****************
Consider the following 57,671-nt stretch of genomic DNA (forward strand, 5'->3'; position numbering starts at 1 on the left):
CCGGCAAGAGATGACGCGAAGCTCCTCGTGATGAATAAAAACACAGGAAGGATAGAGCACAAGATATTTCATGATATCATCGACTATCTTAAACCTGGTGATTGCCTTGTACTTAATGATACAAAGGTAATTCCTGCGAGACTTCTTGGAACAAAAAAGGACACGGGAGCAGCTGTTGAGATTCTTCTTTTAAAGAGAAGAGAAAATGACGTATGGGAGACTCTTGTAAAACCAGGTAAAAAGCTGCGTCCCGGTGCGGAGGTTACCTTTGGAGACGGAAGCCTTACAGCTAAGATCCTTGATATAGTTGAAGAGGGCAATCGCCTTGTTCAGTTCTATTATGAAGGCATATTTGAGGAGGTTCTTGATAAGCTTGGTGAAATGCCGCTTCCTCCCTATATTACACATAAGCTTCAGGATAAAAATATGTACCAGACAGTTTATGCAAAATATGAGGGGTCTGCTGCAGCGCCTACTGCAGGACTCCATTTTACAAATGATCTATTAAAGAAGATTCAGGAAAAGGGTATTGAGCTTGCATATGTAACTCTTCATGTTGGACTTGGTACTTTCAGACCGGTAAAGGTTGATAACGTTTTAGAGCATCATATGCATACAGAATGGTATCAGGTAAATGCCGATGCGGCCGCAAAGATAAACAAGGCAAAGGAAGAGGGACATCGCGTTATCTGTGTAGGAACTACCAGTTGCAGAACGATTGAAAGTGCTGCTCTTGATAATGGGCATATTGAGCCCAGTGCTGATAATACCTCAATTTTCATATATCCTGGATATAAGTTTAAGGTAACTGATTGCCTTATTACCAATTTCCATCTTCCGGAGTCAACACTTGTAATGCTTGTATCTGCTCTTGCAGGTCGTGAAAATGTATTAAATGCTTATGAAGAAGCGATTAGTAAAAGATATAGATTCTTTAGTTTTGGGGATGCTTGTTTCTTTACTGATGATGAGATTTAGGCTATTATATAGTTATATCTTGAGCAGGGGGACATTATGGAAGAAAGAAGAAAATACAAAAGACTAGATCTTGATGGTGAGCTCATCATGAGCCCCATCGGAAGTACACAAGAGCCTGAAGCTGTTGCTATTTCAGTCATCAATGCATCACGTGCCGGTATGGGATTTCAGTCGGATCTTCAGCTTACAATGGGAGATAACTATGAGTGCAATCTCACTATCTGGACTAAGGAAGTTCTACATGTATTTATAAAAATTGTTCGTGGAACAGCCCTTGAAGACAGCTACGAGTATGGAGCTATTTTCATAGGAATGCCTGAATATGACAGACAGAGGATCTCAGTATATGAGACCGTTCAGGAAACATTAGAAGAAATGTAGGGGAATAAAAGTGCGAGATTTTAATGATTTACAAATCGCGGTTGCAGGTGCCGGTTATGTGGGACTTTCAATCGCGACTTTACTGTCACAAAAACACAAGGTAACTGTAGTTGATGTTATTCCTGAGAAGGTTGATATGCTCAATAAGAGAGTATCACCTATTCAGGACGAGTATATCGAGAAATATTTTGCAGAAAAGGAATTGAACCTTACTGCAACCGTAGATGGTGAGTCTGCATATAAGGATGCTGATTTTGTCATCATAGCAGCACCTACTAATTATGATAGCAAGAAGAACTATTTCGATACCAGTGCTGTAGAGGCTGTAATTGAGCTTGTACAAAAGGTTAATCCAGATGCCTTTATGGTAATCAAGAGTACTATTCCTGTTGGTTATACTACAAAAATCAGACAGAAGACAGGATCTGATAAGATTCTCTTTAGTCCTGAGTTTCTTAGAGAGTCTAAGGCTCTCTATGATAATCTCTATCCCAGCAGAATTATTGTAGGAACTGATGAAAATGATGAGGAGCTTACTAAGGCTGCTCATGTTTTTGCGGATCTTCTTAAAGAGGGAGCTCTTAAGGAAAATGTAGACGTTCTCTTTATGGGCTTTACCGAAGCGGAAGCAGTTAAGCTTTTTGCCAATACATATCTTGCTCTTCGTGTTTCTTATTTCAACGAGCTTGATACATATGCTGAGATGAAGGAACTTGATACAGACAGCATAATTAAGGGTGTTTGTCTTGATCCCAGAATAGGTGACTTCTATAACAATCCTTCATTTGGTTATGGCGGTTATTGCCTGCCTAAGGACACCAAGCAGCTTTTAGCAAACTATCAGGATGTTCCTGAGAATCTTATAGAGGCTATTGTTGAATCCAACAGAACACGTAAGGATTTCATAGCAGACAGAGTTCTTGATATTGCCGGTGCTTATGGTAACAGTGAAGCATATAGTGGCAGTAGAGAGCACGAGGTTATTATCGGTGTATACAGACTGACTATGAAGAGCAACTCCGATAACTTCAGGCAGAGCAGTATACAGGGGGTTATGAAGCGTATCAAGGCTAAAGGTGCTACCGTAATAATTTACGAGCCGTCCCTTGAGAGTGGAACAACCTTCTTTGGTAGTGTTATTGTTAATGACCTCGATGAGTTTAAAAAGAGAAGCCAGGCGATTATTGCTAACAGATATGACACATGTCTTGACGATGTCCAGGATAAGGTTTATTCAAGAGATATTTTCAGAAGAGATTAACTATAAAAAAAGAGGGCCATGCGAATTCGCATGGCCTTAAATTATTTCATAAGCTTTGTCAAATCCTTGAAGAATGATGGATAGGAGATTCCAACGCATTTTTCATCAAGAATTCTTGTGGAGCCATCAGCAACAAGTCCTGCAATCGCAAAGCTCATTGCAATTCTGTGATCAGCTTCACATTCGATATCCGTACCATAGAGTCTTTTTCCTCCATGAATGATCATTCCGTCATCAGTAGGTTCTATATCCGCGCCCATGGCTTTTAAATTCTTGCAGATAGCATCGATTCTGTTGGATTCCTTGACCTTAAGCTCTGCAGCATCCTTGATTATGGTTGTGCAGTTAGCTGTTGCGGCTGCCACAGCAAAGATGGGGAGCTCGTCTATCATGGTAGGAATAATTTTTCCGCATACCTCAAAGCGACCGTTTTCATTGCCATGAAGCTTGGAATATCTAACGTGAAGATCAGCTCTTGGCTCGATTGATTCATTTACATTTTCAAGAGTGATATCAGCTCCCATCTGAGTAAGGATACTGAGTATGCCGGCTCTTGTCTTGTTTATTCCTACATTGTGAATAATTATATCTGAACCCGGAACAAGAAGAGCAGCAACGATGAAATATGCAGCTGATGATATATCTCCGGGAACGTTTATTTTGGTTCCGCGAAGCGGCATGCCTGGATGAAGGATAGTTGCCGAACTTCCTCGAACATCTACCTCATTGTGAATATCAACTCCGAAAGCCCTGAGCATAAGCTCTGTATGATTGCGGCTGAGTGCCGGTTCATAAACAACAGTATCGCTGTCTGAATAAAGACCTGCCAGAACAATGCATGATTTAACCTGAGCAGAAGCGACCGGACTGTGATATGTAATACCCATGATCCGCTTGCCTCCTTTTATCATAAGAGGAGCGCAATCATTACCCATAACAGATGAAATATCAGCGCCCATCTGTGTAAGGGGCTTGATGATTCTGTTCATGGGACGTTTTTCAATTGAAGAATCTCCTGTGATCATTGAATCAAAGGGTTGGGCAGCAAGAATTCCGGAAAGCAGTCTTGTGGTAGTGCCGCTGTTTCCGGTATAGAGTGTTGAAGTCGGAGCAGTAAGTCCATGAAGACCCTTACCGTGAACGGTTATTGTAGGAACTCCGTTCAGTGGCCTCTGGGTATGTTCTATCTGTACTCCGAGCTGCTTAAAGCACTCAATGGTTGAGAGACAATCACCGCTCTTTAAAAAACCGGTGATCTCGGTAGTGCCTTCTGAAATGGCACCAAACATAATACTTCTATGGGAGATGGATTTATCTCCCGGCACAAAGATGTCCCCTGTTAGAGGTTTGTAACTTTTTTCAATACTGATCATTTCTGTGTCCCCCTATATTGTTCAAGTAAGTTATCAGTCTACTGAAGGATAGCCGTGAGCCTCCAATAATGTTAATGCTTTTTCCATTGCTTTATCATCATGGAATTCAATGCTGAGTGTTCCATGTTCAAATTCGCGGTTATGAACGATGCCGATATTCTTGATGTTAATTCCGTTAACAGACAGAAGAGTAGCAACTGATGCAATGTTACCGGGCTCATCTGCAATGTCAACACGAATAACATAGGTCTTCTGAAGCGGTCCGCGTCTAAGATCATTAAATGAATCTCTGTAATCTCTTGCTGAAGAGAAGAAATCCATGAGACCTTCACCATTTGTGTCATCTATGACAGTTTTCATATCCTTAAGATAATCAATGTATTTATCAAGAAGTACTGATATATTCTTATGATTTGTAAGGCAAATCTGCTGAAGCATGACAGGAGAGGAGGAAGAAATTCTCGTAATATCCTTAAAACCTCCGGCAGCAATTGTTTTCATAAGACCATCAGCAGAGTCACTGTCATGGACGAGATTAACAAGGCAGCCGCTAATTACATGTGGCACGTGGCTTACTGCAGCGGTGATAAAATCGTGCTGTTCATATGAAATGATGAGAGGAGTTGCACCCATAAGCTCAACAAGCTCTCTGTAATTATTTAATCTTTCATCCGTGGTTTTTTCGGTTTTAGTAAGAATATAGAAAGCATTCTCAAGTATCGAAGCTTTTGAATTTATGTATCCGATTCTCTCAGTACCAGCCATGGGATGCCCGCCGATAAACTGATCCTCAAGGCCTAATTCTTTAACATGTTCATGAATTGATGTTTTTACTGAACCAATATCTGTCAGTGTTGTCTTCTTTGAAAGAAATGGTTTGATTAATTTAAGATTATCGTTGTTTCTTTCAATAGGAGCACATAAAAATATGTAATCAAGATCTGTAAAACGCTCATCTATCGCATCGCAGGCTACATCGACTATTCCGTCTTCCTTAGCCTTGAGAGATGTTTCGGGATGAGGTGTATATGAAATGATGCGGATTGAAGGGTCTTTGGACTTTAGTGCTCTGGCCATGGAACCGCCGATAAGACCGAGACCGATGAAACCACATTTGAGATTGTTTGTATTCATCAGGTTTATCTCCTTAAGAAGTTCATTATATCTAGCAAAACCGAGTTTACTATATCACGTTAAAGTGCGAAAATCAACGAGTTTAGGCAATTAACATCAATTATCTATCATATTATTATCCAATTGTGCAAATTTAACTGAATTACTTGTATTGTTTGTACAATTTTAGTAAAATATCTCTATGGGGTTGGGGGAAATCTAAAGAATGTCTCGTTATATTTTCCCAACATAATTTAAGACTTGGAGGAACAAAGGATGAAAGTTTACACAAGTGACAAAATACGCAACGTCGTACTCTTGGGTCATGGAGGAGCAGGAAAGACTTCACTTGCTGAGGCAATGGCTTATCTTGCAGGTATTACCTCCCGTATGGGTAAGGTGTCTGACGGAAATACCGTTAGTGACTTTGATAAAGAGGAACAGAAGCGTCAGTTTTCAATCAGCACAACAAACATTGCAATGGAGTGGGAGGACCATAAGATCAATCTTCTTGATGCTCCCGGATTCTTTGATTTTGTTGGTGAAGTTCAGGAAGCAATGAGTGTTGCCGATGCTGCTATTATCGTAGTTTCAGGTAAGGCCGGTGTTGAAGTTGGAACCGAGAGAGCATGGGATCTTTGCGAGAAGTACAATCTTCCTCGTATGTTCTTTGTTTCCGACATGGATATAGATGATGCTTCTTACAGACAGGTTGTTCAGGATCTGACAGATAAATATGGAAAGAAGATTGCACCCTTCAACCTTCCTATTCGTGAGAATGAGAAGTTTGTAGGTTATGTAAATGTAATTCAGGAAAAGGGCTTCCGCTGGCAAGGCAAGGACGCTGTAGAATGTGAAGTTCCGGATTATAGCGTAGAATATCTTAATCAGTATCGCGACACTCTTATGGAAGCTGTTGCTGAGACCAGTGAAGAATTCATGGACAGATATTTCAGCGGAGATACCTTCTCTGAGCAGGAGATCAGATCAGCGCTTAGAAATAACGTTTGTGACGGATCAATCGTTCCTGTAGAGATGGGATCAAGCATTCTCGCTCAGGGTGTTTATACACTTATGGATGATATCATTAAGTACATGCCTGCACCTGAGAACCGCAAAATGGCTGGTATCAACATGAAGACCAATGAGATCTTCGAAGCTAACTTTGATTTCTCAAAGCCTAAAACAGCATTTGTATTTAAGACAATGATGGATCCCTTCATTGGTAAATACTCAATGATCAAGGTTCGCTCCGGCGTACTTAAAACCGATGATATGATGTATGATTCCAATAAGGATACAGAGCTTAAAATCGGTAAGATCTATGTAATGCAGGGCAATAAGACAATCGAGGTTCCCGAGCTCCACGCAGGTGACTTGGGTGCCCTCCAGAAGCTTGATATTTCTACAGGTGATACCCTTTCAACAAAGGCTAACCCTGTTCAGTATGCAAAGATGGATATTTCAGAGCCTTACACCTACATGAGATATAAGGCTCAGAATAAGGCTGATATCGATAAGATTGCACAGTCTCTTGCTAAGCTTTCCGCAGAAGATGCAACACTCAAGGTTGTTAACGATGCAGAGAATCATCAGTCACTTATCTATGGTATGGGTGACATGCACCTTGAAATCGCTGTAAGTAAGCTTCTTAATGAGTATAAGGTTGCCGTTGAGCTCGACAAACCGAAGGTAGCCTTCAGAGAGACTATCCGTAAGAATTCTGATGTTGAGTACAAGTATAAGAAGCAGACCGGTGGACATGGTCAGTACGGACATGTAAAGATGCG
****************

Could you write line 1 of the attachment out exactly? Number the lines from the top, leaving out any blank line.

Consider the following 57,671-nt stretch of genomic DNA (forward strand, 5'->3'; position numbering starts at 1 on the left):